Editor’s Note: Boyd Cru Wines has been named to The Story Exchange’s 2023 Holiday Gift Guide.
Jon’ll Boyd’s journey to opening her winery, Boyd Cru Wines, began when she observed the overall lack of diversity in the wine industry. Less than 1% of wineries are owned by people of color. Boyd knew she wanted to build a legacy for her family while also creating an economic ecosystem that supports minority-owned agricultural businesses. After two years of research and development, Boyd and her husband launched in April 2023 – and in the process, became the first family-owned, federally-permitted and state-licensed winery in Maryland, as well as one of only 100 Black-owned wineries in the United States. This entrepreneur and CEO is proud to effect change within the wine world by introducing “a nontraditional approach to a traditional industry.”
Here’s our lightly edited Q&A, from The Story Exchange 1,000+ Stories Project.
How is your business different from others in your industry?
We are making wine using grapes that are sourced locally in Maryland. We are taking the pretentiousness out of wine and making it accessible to underrepresented communities. We also focus on making 90% blends from grapes that are not always as familiar, utilizing hybrid grapes that grow well in our state. In addition, we provide educational wine experiences that have a community focus.
We believe in fostering connection and establishing economic wealth by showing other families how to build a legacy. And, we believe you can create what you like, instead of being told what to like.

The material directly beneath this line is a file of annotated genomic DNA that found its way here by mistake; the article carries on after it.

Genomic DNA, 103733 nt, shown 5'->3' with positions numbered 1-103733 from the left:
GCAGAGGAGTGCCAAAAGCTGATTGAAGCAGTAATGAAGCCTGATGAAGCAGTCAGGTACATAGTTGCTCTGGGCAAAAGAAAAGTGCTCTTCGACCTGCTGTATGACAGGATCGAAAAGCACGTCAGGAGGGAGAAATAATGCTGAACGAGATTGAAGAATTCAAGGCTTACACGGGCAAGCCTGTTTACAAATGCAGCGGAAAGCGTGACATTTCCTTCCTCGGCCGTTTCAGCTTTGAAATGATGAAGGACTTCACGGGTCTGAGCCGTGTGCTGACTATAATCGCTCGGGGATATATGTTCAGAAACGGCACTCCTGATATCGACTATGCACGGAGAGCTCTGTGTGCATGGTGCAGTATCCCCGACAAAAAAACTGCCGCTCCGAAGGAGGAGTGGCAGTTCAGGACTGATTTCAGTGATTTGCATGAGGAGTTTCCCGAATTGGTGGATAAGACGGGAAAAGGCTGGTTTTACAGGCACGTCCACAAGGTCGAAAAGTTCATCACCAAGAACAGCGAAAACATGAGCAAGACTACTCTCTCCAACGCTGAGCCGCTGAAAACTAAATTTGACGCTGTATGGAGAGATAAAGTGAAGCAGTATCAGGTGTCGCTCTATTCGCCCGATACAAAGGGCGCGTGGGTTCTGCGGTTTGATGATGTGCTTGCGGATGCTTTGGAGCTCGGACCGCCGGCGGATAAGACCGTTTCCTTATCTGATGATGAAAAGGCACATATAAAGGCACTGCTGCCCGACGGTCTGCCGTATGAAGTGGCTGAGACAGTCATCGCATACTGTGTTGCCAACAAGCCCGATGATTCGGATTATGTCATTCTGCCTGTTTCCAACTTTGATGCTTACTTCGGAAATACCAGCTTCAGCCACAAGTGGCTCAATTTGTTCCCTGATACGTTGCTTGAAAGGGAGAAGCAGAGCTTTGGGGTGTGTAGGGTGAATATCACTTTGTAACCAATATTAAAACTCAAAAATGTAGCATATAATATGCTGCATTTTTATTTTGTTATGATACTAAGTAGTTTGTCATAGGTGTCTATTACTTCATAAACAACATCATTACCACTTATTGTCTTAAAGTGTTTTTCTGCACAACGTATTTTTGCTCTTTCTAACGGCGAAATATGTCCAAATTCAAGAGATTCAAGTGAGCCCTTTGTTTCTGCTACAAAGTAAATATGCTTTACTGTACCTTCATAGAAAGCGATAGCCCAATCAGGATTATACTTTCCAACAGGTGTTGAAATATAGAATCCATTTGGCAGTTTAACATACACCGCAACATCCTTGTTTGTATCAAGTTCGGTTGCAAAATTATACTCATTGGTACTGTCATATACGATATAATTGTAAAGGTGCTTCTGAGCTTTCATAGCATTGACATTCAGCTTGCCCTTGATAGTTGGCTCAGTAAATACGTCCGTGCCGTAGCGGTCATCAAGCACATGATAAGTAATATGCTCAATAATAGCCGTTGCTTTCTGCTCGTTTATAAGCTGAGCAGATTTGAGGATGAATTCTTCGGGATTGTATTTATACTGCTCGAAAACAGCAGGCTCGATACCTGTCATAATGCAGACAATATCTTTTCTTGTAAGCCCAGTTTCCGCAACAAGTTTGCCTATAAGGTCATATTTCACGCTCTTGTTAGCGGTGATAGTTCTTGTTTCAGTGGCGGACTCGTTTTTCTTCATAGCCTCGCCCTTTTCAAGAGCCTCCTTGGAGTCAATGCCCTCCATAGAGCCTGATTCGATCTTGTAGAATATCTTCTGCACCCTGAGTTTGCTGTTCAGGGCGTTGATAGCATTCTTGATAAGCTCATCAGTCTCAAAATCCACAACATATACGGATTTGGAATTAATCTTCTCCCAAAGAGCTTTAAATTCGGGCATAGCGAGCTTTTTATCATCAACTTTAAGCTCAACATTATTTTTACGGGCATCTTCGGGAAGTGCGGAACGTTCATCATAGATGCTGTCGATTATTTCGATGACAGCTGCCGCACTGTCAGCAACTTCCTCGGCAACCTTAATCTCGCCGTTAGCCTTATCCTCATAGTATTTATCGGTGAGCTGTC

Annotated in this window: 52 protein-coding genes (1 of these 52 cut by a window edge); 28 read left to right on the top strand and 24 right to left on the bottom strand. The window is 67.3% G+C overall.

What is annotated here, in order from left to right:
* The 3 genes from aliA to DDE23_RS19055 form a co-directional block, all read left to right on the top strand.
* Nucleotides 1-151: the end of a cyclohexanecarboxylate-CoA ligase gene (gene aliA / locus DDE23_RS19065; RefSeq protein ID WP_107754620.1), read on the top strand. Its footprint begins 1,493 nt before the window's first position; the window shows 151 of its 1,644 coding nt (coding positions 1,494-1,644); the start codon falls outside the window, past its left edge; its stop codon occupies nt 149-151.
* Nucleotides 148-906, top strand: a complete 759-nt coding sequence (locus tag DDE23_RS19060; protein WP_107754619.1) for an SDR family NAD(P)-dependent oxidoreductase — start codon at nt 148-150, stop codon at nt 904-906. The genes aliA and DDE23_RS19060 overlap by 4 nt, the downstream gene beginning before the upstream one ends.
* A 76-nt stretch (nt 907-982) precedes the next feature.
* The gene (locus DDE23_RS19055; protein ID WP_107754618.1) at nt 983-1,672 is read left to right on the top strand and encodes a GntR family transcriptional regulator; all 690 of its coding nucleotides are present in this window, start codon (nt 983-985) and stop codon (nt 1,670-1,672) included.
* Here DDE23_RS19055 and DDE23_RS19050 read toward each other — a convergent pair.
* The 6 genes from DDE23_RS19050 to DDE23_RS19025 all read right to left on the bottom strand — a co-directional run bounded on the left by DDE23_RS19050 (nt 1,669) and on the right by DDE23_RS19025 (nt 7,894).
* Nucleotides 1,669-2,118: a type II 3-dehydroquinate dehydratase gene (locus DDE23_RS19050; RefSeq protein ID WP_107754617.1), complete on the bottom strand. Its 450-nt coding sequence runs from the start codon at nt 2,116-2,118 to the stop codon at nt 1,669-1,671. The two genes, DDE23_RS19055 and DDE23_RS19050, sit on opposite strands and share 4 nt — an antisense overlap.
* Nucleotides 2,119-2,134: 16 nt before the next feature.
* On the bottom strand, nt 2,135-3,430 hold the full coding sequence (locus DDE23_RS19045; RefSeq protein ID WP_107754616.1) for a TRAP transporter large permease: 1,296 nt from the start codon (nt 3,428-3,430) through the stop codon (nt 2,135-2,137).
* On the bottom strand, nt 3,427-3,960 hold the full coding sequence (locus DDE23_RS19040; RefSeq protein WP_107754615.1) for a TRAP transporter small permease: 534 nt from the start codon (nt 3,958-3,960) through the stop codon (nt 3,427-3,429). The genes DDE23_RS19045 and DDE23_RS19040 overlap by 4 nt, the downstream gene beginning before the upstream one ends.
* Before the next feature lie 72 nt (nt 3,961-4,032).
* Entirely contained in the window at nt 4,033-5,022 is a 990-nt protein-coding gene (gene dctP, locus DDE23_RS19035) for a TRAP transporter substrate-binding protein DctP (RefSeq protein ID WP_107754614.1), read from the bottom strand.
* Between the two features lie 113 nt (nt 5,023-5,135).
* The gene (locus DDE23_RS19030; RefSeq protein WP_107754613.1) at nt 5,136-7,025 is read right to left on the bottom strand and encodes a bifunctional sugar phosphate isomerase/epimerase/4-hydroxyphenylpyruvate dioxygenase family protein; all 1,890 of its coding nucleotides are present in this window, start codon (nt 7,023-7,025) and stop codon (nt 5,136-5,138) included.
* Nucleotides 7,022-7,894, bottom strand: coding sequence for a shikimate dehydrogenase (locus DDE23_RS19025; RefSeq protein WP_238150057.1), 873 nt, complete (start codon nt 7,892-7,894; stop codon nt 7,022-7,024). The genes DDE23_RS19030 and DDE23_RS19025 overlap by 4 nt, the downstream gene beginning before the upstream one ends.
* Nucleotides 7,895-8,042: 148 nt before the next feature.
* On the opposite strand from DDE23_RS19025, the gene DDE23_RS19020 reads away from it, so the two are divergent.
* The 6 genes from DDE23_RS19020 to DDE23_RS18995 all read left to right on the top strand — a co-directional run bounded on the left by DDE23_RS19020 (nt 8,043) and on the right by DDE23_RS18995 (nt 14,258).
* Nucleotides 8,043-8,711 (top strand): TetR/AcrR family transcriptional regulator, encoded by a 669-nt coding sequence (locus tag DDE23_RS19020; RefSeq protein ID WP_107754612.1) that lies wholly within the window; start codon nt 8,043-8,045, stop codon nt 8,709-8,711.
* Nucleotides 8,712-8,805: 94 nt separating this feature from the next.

Tell us about your biggest success so far.
Finding balance. I have managed to begin a career in a new industry while still nurturing quality time with my family – in particular, my husband and our two boys. I’ve learned how to bring these parts of my life together, instead of having them compartmentalized. I also hold space for myself, which allows me to succeed personally and professionally. As the old saying goes: When your cup is empty, you have nothing left to give to others.
What is your top challenge and how have you addressed it?
Distribution and improving access to our wines. We currently do not have a tasting room, like most wineries, but we do offer the option of purchasing our wines online. However, this sometimes becomes a deterrent if people want to taste the wine first or avoid the added cost of shipping fees. We have been able to address this by partnering with community organizations, nonprofits and other small businesses to host wine experiences throughout the state. We are also fundraising and scouting locations for a tasting room, which will also serve as a community marketplace, in 2024.
What is your biggest tip for other startup entrepreneurs?
Do your homework and lay the groundwork before implementation. We took a full two years, which gave us time to conduct research via surveys and conversations – which also helped us build relationships. Taking that time saved us from making costly mistakes – and kept us from throwing money at things without it thinking.
How do you find inspiration on your darkest days?
Motivation can come and go, so it’s important to be committed to consistency – especially in habits and behaviors that will help you win when you don’t feel up to it. My morning routine consists of getting up, working out, meditating and journaling. These acts create space for me to prepare myself for the day, so that I meet the day with intention, instead of letting the day run me.
What is your go-to song to get motivated on tough days?
“The Battle Is Not Yours” by Yolanda Adams.
Who is your most important role model?
My mother. I come from three generations of female entrepreneurs and have learned so much from each of them about the meaning of courage, grit and tenacity. ◼